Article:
Wal-Mart Scales Back DVD Displays

Wal-Mart Scales Back DVD Displays


Article from Wall Street Journal

A recent shift in merchandising strategy by the world’s largest retailer spells more trouble for DVD sales and the entertainment industry that depends on them for profits.

As part of a larger effort to clean up its aisles and appeal to higher-end shoppers, Wal-Mart Stores Inc. is doing away with display cases to promote the latest hot movie titles.

The move comes as major film studios are reeling from declines in revenue from DVD sales as cash-strapped consumers turn to low-cost rental services and digital downloads for home movies.

“We think the new strategy implies Wal-Mart no longer sees DVDs and Blu-ray discs as traffic drivers,” J.P. Morgan analyst Imran Khan said.

Studio chiefs dispute that conclusion, noting the importance of DVDs as a sales category for Wal-Mart, but none would speak publicly for this story.

Wal-Mart, which accounts for nearly a third of DVD retail sales in the U.S., didn’t respond to inquiries for comment.

The change to its DVD selling strategy is part of a larger merchandising overhaul the company calls “Project Impact,” in which it has been devoting more shelf space to top-selling products and cutting back on items that linger. The discount giant also is trying to spruce up its image and cut back on clutter in its aisles, like corrugated displays for DVDs, in hopes that it can attract a more upscale shopper.

As for DVDs, the Digital Entertainment Group estimates that overall U.S. retail sales fell 13.5% to $5.4 billion during the first half of 2009. At the same time, DVD rentals rose by 8.3% to $3.4 billion. Digital sales and rentals from services like Amazon.com Inc. and Apple Inc.’s iTunes rose 21% to $968 million.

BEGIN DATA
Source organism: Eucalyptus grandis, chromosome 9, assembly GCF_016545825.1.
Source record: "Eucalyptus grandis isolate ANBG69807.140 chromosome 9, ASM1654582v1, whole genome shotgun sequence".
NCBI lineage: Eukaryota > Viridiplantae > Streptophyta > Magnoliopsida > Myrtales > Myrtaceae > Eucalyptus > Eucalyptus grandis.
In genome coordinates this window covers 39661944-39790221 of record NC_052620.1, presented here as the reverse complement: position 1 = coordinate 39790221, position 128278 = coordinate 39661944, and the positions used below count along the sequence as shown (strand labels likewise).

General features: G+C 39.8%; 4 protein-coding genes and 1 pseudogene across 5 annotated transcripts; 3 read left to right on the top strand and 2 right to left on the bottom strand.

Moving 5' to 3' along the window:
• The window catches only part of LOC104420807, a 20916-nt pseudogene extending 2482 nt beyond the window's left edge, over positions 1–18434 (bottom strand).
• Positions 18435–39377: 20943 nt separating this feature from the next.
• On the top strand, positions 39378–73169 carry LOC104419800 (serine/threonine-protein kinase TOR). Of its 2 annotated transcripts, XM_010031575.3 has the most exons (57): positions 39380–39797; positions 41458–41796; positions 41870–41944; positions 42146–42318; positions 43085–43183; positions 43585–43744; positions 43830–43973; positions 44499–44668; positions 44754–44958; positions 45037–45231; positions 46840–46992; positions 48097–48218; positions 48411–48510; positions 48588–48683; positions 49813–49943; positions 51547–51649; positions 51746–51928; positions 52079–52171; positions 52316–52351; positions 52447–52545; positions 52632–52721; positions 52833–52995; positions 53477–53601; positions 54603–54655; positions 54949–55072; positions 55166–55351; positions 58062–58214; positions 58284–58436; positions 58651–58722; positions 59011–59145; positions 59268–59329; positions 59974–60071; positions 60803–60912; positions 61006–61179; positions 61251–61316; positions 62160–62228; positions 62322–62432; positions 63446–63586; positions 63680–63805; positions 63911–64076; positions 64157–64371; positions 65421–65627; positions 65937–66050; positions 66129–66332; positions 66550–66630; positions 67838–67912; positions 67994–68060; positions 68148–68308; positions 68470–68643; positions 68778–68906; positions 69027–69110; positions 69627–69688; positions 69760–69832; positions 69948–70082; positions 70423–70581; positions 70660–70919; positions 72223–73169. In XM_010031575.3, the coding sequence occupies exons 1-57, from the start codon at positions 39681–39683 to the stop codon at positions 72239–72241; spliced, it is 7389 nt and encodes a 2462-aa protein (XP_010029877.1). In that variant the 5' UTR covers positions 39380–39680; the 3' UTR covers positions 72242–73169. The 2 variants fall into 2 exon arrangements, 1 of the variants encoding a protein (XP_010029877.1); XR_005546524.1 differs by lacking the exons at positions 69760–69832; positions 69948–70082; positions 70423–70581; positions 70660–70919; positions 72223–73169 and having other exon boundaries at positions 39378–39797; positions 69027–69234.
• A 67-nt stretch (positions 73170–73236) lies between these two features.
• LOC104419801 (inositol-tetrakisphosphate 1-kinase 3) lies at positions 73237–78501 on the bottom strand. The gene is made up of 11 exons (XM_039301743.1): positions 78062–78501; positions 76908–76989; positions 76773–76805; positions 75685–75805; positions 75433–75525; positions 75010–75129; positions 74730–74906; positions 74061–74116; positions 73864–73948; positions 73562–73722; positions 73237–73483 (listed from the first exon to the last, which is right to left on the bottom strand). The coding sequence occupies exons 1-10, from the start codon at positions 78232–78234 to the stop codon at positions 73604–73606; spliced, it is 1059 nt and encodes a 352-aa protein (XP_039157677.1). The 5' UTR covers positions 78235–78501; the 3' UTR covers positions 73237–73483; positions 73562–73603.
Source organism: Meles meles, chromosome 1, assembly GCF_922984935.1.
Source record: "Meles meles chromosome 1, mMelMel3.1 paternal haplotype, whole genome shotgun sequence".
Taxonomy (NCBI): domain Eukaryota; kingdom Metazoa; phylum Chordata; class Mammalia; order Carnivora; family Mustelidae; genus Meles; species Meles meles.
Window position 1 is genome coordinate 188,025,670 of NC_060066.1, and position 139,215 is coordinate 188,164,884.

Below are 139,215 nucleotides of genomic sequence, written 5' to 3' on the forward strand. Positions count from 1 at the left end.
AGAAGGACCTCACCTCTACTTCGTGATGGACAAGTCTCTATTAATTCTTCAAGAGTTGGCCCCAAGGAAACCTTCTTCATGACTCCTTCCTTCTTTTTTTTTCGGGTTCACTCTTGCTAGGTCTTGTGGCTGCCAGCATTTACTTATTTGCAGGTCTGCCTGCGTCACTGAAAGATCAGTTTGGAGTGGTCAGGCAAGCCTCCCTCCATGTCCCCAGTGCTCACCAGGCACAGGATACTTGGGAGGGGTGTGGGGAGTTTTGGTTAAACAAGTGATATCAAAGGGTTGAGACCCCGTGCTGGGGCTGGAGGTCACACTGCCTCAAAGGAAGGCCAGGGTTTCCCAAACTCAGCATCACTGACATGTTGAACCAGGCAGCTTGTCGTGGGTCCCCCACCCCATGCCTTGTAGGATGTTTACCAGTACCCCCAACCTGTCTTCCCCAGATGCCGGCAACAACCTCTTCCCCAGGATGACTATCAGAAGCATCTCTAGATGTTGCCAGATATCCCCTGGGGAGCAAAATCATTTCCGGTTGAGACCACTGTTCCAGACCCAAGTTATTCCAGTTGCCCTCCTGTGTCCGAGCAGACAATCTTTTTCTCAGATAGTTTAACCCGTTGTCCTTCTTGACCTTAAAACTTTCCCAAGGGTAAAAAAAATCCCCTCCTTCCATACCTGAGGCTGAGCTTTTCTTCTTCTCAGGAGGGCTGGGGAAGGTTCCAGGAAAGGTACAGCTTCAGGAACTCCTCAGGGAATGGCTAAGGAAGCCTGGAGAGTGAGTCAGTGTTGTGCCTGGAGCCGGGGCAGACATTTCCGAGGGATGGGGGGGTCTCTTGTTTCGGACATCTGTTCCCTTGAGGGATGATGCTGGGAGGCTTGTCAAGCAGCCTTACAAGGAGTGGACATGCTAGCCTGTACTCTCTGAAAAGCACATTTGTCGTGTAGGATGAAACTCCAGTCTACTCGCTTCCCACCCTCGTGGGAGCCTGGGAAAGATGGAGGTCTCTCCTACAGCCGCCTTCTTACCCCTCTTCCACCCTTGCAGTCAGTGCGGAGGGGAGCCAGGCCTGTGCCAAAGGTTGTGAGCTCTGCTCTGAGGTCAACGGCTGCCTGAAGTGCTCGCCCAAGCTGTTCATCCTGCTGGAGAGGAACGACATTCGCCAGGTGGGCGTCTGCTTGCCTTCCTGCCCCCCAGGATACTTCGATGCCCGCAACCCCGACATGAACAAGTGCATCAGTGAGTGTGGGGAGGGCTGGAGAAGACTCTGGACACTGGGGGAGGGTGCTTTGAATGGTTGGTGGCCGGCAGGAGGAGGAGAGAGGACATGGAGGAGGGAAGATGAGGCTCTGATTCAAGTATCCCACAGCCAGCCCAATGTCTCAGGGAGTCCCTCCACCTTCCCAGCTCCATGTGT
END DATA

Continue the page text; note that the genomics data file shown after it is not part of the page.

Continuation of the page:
Video on-demand revenue from pay-TV service providers, like Comcast Corp., is also rising. Comcast spokeswoman Jennifer Khoury says the company served 368 million total views on its VOD platform in July, up 11% from last year.

Meanwhile, studios have cut deals with services like Netflix Inc., the mail-order DVD rental service.

Meanwhile, Wal-Mart and other major retailers, along with several fast-food chains, have been adding low-cost DVD rental kiosks near store entrances provided by Redbox Automated Retail LLC, a division of Coinstar Inc.

Redbox’s prominent placement and its overnight rental price of $1 are viewed by film studio chiefs as a threat to sales. Three major studios — News Corp.‘s 20th Century Fox, Time Warner Inc.’s Warner Brothers and General Electric Co.’s Universal Pictures — are locked in a legal battle with the company and refuse to make their new titles available to Redbox until 28 days after their release. News Corp. owns The Wall Street Journal.

Starting with just 12 kiosks in 2004, Redbox is now expected to have 22,000 machines across the country by year-end.

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